How do people make decisions when they want to reach a certain goal? And what is the relationship between aspirations and risk taking behavior?
The phenomenon of decision-making under uncertainty has interested scholars for more than two centuries. In the current publication, Roland Paulauskas presents the analysis of motivational and behavioral economic theories of the level of aspirations and risk taking behavior. The author proposes a dynamic/multiple reference point decision-making model that distinguishes three qualitative phases of the choosing process in the level of aspirational situations. Contrary to some of the behavioral economic theories, he suggests that a decision-making strategy in most cases is determined by the leverage of rationality and emotionality during the appraisal phase of the decision-making process. Predominance of cognitive dispositions determines whether the chooser will utilize heuristic or risk aversive strategies, whereas prevalence of emotional reactions tends to sway the decision maker towards inconsistent or risk seeking approaches. To support his hypothesis, Paulauskas developed and utilized a computerized test entitled the Standardized Assessment of the Level of Aspirations (a CD with the test is included in the publication). The author concludes that most of the people are heuristic decision makers, usually averse of risk seeking, and take moderate and calculated risks in the level of aspirational situations.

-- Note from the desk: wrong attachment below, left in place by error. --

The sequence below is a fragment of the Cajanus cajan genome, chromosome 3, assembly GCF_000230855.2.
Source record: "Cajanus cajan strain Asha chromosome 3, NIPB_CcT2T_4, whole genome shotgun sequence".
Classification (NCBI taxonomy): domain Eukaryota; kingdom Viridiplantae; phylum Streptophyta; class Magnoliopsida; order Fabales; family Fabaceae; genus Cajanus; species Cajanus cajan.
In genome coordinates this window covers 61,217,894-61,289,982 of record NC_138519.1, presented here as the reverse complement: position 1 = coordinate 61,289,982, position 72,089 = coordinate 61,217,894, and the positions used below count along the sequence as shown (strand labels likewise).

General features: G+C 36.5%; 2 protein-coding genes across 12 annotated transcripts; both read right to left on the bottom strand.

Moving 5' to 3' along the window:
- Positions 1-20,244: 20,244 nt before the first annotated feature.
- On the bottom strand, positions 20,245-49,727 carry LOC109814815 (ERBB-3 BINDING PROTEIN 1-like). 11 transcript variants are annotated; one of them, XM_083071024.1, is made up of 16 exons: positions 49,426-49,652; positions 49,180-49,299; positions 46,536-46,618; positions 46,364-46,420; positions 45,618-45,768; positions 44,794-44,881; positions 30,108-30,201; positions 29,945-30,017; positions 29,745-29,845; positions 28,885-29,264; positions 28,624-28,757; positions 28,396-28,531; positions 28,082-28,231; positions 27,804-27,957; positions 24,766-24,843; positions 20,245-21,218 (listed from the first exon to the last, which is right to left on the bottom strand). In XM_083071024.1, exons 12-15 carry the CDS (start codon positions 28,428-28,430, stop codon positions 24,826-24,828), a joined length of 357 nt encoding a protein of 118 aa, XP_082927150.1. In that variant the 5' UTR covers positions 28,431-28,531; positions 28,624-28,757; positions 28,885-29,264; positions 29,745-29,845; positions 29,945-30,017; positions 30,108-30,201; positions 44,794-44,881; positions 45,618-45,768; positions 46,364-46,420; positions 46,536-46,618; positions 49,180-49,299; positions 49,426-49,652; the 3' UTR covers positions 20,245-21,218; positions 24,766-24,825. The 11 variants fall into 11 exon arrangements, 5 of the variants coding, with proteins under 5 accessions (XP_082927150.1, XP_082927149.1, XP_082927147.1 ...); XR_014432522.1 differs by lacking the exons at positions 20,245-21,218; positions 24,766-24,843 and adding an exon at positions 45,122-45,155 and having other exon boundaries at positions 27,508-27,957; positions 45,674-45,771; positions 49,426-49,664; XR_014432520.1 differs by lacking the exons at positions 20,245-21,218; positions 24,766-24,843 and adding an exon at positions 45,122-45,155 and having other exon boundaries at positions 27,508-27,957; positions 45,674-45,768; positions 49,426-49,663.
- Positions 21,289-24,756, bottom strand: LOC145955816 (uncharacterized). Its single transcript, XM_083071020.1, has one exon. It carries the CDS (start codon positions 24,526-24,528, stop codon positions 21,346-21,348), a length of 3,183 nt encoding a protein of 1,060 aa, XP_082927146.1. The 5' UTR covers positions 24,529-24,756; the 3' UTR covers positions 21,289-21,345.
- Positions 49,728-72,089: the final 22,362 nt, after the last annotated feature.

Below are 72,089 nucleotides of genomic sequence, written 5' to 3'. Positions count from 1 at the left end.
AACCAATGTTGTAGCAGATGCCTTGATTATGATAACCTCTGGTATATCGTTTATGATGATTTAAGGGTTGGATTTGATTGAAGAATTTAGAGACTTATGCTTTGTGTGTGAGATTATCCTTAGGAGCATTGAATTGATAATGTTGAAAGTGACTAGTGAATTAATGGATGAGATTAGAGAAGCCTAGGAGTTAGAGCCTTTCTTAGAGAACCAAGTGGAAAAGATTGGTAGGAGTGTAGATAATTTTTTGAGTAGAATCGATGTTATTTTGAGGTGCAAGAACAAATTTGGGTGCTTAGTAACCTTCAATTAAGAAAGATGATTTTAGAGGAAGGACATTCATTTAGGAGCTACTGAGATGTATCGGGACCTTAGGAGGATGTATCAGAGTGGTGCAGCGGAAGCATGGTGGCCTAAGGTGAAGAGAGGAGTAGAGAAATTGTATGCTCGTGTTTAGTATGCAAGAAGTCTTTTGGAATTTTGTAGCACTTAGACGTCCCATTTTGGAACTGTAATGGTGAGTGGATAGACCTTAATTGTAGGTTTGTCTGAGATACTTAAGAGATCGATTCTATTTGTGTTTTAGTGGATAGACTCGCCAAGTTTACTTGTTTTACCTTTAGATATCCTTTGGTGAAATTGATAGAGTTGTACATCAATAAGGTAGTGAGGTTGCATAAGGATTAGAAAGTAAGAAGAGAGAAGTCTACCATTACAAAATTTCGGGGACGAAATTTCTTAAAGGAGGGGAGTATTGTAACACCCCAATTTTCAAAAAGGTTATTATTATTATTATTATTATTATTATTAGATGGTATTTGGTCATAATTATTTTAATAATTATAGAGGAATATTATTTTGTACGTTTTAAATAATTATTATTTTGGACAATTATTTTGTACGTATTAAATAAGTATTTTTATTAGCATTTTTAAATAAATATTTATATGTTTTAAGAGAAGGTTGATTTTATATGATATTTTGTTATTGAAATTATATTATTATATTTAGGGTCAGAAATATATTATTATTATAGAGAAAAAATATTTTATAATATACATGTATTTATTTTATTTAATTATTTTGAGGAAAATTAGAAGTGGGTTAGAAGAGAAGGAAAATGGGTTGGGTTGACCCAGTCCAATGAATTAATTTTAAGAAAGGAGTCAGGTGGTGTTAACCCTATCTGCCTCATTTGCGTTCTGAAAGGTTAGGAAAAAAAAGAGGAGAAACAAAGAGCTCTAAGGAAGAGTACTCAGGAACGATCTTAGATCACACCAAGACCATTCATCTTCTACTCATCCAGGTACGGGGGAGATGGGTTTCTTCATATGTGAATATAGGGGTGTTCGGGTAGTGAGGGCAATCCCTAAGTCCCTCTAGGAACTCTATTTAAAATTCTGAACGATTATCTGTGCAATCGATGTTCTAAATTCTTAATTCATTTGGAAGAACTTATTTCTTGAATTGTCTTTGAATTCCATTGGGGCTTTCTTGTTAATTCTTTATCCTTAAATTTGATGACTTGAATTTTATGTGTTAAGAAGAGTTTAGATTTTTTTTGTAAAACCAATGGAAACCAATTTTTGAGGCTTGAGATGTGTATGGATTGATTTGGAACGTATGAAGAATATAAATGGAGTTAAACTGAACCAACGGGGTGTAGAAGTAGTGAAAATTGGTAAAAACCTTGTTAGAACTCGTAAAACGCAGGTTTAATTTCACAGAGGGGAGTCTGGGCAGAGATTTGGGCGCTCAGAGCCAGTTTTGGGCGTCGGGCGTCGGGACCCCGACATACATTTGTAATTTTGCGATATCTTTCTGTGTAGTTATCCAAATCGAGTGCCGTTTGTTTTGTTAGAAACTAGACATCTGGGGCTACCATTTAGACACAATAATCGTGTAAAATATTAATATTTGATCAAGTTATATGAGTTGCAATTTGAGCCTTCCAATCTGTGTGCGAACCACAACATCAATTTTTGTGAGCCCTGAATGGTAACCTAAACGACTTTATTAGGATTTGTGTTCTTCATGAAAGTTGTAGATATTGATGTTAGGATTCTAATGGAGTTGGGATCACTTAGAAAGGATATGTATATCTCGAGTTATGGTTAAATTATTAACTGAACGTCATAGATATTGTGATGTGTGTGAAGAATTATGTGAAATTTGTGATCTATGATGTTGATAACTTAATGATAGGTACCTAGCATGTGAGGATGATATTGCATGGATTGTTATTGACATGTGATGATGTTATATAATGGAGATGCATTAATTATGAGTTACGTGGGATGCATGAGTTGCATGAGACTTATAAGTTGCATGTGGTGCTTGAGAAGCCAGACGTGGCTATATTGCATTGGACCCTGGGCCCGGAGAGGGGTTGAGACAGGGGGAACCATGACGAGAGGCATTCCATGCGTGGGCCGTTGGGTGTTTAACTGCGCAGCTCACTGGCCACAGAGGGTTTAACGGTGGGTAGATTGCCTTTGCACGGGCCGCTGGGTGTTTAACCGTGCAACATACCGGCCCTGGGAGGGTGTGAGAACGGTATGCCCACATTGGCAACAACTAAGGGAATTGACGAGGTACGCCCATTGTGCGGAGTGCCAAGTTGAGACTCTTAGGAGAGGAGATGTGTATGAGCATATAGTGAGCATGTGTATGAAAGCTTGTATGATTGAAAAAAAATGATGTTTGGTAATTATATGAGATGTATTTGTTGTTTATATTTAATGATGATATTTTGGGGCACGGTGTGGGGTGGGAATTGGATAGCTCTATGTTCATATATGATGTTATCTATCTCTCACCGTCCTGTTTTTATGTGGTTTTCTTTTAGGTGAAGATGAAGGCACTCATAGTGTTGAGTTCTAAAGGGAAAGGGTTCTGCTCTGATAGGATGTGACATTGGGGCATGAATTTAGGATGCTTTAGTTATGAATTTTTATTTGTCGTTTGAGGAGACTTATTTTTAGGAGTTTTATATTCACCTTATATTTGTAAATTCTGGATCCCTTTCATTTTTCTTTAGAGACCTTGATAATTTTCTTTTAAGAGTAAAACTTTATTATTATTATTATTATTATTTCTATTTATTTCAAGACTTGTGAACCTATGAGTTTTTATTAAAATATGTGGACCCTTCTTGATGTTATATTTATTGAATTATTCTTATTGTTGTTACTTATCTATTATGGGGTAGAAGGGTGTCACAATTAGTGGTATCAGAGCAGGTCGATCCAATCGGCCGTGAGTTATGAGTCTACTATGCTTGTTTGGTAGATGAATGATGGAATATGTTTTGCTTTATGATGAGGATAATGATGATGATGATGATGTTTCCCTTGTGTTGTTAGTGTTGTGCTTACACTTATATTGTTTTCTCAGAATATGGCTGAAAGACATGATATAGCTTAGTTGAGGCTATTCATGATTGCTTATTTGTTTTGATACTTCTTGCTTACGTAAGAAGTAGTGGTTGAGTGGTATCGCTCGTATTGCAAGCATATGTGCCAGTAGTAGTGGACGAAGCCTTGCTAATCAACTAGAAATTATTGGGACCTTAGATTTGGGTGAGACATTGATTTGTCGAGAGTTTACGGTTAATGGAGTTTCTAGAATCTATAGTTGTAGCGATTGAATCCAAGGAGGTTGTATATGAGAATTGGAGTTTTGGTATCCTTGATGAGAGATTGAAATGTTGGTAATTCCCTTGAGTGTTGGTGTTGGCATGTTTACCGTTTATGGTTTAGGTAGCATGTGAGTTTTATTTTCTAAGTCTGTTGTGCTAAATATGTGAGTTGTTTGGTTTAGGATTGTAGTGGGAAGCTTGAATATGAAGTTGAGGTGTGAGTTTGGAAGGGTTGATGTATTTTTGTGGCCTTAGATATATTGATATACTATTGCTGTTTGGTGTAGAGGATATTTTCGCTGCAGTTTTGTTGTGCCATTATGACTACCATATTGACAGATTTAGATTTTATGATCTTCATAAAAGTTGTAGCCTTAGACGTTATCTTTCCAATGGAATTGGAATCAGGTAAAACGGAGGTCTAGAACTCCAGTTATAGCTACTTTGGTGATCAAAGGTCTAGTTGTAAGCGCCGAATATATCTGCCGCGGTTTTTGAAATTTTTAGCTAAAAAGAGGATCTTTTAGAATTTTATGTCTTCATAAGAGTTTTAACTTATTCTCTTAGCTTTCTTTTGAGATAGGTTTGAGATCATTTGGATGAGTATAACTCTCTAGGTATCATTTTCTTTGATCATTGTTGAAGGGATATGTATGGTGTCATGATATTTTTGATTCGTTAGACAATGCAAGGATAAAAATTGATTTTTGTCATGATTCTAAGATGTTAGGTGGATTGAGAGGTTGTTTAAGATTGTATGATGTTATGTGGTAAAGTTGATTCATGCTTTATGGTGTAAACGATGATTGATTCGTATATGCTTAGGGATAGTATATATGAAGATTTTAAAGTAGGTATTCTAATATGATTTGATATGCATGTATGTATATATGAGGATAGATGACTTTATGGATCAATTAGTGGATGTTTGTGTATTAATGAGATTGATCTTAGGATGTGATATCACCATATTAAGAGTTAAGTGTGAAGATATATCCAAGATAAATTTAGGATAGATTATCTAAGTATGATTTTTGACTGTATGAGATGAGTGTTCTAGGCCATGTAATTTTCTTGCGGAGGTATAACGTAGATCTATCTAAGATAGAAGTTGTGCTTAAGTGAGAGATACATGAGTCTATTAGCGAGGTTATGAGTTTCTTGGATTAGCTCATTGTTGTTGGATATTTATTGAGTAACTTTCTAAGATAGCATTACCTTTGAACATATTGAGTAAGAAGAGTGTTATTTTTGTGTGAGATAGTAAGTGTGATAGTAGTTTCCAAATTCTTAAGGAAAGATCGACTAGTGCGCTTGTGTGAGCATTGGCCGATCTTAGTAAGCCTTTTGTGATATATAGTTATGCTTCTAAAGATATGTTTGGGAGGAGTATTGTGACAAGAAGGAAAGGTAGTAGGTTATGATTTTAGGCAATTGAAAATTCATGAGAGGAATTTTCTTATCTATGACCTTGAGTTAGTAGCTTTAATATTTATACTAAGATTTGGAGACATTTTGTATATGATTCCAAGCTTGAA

The book and the utility of the Standardized Assessment of the Level of Aspirations will find a wide range of applications among researchers and practitioners in the fields of cognitive, personality, forensic, occupational, and sports psychology. The Standardized Assessment of the Level of Aspirations will also serve as an effective screening tool in new employee hiring process. (Nova)